"Don't worry, my dear," I heard a voice. Her soft motherly voice came to my leaves and I heard her next to me. It must be the next tree nearby. I looked up, and I saw her, another orange, with a different life, different trait, different beauty. She was the most gorgeous species I've ever seen. Her skin brighter than my dark orange, with her peels matched the sunshine above us.

 

"I am Mandarin," she whispered, and giggled. She was smaller in size, but so beautiful, with perhaps a nectar sweeter than I could ever imagine. "We will meet again, but for now, let's dive deep our souls into our buds and branches for the sake of life. Our buds will regrow, and a new progeny will come," she explained.

 

"Mandarin, you've gotta tell me your nickname," I said. "Mine is Junior."

 

"Mei-Mei," she said. "I was planted when Mother was just a small three feet high."

 

"Your Mother was an immigrant? I was native here, but Mother has been here for decades." I told her.

 

"I know. We were planted here next door, for a new life," she said. "The Grovesman worked inside the plantation for a study. We are their main focus."

 

I, Junior, never understood "studies." I hoped it won't left my soul rotting away in the heat that my peels grew fungus.

 

"Stay quiet, they're back," said Mei-Mei.

 

Mandarins were beautiful, with a gentle tartness on the palate that was small and meshed with the taste buds as desserts for men and women. Their kind were loved by Mother's ancestors. We were long lived friends and the descendants of their friendships. My heart on the buds of the branches breathed in a subtle pink hue of romance and love. I was mezmerized by Mei-Mei. 

 

The grovesman came back, this time with more empty plastic tubes, yet, the searched for Mei-Mei, and palmed her in his hand. He kissed Mei-Mei, and inserted the syringe inside her body, and took a seed from her Mother, out of the top most branch, where another Mandarin had died out of the extreme heat in the Redlands Orange Groves.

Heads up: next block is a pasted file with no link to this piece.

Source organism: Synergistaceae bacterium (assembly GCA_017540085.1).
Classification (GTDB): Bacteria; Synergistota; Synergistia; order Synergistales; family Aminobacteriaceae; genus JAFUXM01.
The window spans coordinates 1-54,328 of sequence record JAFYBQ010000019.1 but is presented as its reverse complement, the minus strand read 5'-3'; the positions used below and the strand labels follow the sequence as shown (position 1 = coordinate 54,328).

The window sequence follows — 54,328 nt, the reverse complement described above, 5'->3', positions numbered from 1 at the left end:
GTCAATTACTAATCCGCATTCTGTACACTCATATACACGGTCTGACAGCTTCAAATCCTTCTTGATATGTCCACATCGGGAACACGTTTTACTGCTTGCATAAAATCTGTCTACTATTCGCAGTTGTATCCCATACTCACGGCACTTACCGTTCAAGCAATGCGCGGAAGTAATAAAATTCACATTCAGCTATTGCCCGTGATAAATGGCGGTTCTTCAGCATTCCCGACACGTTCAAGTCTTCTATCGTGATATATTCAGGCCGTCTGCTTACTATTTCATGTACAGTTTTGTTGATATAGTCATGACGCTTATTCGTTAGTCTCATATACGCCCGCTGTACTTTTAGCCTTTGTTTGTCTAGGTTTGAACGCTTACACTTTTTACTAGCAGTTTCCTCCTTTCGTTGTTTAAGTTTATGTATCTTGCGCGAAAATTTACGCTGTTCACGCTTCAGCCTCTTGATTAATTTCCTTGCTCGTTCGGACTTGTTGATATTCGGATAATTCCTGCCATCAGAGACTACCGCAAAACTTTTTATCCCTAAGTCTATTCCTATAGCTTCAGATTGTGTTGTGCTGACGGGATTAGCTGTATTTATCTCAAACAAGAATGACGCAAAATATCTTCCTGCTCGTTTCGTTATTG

Mei-Mei cried as her peels moistened, and I felt her spirit crept up the branch and stayed there. I did the same, leaving my body and peels at its place, as I crept up my branch to stay solemn upon the sympathy of the Mandarin carcass before me. 

 

We grieved together, and often, we came out to the tip of our branch and cried together. Remininiscing the long gone friends who were plucked as we stayed in spirit in our branches and Mother caressed our souls with songs and melodies harmonizing with the wind.

 

Mei-Mei and I, Junior, bonded over Summer and over the dead carcass of friends unplucked and over-ripened. We didn't get plucked instead our bodies were preserved inside a covered plastic, and it was kept there as Specimen A and Specimen B. 

 

Fall came and our souls sang together, in baby blue romance, bringing our hearts melodies of ripened red hues of love.

 

"We join us here, as souls to be. Our bodies lives on.....We gifted them with our harmony, and our hearts lives as one."

 

Mei-Mei and I sang all the time, and over Autumn, when our leaves fell as we grieved our barrenness and lifted our words of hope and faith to the Earth, for a harvest next season, in fortuitiy. 

 

A month before Winter, a grovesman came and dug a deep hole nearby, and Mei-Mei noticed a seed was planted before us. I, Junior, didn't want to witness another Mother came to the grove without a welcome, therefore, I summoned the dead leaves to cover her on the Earthen soil, protecting her soul.

 

"Another Mother tree, Junior," Mei-Mei screamed. "Another family."

 

"We must wait, and we must warn them of the grovesman and the impending deaths and plucking seasons," I told her.

 

Rain poured, and the muddy ground almost covered the new Mother. She must struggle through it, but came a leaf, sprouting up. Not all seasons were meant to break you, because some were meant to strengthen you and birth a new life.

 

The grovesman chaffed the planted Mother, and fertilized her, letting her grew speedily over the soil. A month flew by, and the new Mother, stood tall, about a foot, with growing tendrils of leaves teasing me of new souls inside her core.

 

"We will have an extension of us, Junior," said Mandarin Mei-Mei. "I overhead the grovesman, researching of its budding season, and sending more water to splash over it. We will have some, too."

 

"What breed?" I asked Mei-Mei.

 

Uncontained of my joy, I perched over the tip of Mother's branches, and saw the new Mother grew. Months flew by, and a tiny flower came bursting out into the nothingness of the grove, bombastically exploding with colors of white and tiny buds surrounding it.